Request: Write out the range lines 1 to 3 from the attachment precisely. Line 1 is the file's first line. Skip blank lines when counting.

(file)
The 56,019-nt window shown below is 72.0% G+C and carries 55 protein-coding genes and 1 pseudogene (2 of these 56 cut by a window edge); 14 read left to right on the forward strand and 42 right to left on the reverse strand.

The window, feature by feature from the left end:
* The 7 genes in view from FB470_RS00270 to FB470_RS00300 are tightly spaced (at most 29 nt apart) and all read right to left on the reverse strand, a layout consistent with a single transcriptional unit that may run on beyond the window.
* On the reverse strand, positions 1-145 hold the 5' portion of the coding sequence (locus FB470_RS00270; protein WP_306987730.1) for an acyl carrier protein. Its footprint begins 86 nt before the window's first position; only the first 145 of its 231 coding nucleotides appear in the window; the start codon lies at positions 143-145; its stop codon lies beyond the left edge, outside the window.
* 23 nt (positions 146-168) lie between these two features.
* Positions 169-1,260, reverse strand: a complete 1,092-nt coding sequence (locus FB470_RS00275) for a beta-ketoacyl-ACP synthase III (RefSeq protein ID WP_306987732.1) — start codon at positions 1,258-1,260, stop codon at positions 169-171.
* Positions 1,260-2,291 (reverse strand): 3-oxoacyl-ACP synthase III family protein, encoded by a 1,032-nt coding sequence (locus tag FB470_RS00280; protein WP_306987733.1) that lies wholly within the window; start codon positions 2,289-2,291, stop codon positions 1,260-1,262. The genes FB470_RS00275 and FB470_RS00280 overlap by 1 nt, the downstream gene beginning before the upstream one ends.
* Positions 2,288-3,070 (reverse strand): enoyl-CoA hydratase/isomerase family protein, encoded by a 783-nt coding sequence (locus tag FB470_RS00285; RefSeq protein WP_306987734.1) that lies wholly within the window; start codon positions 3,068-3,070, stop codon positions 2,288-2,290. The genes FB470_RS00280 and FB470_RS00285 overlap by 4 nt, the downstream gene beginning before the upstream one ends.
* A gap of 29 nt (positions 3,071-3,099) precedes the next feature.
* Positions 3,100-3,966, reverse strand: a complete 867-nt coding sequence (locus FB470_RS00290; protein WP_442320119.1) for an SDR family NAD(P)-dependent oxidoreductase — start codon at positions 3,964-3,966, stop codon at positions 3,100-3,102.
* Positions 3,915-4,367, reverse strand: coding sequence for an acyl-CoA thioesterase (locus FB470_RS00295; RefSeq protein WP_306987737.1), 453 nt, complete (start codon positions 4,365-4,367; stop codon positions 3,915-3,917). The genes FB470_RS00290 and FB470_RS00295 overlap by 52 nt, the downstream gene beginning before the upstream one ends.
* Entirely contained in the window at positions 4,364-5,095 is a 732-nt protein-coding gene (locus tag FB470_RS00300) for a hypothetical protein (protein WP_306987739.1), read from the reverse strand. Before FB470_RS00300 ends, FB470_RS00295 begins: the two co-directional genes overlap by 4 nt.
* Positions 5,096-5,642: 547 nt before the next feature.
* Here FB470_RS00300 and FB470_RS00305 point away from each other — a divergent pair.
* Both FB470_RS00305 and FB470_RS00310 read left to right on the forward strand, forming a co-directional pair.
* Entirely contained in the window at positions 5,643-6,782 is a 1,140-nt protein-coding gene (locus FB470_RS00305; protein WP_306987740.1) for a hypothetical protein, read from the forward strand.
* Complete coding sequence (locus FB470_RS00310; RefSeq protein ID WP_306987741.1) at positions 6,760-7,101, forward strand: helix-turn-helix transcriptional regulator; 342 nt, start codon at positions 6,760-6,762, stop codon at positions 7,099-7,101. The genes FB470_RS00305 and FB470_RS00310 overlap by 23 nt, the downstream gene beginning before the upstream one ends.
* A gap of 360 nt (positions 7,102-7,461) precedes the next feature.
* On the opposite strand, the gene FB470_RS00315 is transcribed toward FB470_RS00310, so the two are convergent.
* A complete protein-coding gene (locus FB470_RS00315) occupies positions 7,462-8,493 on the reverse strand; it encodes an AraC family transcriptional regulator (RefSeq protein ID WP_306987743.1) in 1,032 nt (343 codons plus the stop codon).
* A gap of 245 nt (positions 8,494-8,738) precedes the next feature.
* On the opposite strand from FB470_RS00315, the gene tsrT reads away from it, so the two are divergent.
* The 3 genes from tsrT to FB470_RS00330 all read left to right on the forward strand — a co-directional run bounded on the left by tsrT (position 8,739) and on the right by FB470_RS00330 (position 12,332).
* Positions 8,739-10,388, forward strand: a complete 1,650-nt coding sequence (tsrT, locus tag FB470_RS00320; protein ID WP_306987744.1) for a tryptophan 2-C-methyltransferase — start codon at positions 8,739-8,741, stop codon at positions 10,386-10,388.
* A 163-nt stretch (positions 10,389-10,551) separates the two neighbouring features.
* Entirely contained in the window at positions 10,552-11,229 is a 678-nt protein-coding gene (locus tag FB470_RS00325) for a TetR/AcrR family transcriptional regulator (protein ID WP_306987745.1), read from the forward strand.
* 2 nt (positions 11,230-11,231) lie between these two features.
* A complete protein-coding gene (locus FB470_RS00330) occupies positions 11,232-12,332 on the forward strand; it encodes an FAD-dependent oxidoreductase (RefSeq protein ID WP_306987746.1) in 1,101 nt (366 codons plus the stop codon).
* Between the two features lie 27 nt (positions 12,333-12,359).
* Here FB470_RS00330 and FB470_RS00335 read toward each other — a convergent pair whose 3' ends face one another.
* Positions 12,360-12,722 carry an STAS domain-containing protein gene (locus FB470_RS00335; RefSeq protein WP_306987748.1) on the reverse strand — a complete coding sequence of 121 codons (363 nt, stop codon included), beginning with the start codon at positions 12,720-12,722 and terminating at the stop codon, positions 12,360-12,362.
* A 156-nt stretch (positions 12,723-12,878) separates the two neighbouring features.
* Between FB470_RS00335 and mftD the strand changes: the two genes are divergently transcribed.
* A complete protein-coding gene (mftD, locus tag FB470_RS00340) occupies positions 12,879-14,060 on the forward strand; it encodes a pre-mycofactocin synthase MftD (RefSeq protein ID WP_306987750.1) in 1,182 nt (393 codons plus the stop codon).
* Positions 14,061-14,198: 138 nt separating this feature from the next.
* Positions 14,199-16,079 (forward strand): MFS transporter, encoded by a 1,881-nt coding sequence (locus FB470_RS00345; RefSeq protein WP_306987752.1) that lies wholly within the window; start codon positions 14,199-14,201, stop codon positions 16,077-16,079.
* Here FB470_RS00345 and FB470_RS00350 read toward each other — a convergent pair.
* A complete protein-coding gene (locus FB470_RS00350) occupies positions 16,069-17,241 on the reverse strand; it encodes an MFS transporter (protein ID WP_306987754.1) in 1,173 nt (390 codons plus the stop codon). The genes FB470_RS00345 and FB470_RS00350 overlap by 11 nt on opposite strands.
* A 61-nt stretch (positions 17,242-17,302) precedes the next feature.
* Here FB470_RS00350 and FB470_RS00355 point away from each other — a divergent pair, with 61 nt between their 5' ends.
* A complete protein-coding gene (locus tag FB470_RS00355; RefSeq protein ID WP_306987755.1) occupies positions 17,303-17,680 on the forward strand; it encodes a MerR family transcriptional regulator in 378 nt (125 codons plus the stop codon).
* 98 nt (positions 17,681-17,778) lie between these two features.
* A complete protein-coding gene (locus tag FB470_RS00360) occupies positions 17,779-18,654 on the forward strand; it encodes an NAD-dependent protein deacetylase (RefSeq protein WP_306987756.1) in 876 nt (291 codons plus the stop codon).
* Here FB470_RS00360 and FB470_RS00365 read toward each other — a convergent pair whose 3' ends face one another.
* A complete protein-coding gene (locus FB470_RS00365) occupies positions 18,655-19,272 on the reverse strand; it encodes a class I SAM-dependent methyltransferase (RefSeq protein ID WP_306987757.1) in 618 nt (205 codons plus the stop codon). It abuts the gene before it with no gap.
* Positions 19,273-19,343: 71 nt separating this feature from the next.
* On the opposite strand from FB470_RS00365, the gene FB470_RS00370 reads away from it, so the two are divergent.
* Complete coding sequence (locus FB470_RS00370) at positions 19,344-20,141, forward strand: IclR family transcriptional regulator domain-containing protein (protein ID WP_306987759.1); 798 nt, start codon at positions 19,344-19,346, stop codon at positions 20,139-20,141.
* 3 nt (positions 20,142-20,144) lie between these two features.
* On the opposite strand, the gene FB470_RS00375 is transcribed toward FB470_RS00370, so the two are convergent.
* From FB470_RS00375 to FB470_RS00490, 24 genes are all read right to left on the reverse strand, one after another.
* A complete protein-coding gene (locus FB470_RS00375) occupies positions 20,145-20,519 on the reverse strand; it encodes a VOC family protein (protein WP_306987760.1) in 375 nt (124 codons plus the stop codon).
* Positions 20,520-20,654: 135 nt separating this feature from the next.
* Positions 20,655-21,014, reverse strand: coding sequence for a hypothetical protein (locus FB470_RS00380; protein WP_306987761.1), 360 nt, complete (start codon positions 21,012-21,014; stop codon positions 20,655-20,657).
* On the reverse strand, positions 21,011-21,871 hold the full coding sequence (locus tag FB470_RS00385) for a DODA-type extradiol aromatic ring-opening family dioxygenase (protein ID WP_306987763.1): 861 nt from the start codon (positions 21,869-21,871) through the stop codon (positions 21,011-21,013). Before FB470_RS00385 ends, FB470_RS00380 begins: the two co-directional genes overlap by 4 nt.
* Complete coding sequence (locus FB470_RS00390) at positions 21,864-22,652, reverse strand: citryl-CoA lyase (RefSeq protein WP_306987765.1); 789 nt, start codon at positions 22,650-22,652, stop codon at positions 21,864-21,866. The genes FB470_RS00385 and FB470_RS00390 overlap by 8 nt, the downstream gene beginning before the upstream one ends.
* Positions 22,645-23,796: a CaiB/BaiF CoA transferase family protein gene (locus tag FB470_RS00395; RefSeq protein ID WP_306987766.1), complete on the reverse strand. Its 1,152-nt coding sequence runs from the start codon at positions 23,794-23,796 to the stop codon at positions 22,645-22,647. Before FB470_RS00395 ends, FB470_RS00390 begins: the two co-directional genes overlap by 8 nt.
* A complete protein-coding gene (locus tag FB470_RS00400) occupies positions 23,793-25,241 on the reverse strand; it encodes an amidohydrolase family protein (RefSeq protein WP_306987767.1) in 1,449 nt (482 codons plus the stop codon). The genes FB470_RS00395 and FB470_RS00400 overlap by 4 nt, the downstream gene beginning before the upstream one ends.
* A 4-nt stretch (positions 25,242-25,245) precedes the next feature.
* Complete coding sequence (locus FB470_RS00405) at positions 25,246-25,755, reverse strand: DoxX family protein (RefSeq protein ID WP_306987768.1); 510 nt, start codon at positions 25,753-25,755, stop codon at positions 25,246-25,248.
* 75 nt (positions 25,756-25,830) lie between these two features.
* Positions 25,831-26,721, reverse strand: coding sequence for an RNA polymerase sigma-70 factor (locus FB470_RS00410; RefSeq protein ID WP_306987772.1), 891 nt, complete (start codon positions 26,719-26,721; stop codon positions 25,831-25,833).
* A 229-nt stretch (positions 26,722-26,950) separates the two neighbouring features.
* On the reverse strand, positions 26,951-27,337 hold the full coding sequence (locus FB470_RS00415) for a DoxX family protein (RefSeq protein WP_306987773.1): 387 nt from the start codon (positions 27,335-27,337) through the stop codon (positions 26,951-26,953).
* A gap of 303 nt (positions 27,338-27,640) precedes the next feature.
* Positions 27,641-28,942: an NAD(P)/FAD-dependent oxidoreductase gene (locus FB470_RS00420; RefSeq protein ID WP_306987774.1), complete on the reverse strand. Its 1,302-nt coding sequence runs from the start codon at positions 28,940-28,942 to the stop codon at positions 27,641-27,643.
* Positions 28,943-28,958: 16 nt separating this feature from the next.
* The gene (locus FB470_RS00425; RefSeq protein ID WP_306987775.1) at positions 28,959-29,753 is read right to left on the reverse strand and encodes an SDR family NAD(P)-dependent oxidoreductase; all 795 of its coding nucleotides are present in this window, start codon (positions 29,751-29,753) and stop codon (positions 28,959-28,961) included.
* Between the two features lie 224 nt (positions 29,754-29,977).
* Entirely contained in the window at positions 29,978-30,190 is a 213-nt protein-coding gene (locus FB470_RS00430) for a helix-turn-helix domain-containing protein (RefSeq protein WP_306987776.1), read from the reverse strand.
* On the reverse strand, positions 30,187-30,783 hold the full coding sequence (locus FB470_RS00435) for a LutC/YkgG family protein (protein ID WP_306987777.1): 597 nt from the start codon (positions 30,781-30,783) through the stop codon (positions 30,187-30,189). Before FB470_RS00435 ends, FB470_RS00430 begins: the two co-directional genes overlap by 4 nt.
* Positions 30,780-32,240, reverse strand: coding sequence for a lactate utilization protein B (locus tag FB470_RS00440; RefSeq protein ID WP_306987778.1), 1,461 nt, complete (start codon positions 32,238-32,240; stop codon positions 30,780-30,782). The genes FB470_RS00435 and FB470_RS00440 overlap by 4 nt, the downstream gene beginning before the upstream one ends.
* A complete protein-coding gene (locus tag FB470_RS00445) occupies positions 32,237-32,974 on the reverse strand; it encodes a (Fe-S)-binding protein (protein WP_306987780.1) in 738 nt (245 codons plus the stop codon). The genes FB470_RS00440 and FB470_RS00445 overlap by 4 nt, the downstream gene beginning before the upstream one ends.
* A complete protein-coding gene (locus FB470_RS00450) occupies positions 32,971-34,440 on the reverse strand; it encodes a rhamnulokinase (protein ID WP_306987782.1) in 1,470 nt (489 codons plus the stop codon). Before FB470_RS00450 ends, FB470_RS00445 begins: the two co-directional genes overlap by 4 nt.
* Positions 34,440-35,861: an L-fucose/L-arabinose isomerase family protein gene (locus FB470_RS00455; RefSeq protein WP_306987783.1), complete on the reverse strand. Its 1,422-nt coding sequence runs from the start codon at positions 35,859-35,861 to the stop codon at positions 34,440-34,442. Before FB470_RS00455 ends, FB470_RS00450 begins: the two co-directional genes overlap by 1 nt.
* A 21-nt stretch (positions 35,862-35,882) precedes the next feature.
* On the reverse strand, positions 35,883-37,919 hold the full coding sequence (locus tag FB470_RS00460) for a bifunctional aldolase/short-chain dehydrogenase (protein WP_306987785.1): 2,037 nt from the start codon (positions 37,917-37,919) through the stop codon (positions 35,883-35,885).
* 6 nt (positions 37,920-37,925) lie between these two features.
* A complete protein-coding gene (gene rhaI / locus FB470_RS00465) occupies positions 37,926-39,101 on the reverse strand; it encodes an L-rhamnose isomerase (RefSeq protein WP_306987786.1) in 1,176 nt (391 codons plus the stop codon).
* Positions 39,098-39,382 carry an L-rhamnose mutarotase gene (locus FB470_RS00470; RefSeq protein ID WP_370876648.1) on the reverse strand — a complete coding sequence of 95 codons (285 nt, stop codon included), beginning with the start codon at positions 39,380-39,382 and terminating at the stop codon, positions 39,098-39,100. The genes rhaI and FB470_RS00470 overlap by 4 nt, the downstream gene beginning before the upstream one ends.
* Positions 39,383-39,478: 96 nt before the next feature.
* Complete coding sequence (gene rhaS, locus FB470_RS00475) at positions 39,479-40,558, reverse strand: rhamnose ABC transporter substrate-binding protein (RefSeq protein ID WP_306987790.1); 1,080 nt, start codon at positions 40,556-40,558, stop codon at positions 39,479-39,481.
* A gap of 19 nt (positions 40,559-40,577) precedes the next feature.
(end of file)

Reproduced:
The 56,019-nt window shown below is 72.0% G+C and carries 55 protein-coding genes and 1 pseudogene (2 of these 56 cut by a window edge); 14 read left to right on the forward strand and 42 right to left on the reverse strand.

The window, feature by feature from the left end:
* The 7 genes in view from FB470_RS00270 to FB470_RS00300 are tightly spaced (at most 29 nt apart) and all read right to left on the reverse strand, a layout consistent with a single transcriptional unit that may run on beyond the window.